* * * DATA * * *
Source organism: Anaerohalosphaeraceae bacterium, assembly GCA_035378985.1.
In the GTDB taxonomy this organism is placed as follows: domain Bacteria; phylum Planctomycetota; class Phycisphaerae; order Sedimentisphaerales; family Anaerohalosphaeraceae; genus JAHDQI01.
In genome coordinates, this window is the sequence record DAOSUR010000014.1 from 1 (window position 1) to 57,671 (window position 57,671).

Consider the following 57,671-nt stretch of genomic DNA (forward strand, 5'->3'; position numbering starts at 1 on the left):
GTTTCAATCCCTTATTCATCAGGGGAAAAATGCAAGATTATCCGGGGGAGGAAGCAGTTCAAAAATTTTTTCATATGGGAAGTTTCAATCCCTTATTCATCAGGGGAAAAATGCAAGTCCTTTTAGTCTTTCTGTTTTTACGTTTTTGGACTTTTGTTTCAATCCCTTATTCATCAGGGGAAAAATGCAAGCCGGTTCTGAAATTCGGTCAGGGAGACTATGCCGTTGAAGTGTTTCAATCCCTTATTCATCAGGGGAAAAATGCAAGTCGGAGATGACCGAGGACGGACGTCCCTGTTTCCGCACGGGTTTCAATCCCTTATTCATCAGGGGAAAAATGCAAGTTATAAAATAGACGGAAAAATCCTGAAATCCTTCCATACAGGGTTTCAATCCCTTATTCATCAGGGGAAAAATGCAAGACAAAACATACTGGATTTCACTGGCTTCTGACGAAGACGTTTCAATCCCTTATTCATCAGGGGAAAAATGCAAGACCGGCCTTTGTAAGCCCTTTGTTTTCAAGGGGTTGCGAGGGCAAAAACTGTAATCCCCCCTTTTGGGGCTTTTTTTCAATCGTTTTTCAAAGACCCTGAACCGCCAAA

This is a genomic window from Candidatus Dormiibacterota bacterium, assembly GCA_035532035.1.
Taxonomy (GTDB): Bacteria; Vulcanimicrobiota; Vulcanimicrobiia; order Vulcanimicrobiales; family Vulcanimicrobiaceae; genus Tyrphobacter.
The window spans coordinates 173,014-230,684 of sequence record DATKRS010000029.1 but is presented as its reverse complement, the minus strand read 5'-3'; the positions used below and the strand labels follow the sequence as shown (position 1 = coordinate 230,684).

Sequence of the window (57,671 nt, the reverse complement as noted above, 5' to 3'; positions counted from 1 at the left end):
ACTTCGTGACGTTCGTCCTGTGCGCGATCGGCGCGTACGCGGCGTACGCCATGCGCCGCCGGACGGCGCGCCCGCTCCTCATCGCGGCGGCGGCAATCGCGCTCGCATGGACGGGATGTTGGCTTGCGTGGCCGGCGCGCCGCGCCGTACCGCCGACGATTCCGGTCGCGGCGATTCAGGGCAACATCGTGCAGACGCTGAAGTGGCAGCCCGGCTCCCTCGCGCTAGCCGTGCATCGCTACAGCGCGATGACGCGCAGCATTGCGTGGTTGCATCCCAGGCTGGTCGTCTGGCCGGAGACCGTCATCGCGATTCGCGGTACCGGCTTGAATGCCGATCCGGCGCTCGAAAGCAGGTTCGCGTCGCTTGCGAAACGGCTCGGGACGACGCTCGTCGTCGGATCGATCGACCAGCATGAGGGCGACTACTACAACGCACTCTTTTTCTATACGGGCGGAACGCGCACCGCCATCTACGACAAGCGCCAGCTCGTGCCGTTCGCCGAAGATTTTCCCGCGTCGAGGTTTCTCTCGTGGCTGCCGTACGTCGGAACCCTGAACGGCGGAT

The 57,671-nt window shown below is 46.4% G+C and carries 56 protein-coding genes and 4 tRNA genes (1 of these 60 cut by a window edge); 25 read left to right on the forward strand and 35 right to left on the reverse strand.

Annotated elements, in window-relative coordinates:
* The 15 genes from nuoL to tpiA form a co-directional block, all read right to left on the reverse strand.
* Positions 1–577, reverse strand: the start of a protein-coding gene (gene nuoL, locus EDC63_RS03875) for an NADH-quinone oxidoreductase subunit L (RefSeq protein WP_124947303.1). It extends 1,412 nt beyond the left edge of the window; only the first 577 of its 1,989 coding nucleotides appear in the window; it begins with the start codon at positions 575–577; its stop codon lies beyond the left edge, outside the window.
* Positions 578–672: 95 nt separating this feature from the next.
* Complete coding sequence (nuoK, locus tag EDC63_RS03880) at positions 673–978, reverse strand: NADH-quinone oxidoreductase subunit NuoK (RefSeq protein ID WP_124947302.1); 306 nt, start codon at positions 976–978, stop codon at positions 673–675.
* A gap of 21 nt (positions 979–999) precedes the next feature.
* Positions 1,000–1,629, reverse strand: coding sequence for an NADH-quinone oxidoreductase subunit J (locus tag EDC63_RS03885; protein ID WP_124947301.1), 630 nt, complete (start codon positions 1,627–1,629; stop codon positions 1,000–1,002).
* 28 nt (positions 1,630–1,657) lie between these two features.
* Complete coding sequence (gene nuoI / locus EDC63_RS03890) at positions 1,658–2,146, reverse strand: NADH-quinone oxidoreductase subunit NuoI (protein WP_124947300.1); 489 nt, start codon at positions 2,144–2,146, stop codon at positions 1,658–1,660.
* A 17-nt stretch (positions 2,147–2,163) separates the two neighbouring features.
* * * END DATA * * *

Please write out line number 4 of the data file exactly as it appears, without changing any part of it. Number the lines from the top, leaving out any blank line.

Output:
Consider the following 57,671-nt stretch of genomic DNA (forward strand, 5'->3'; position numbering starts at 1 on the left):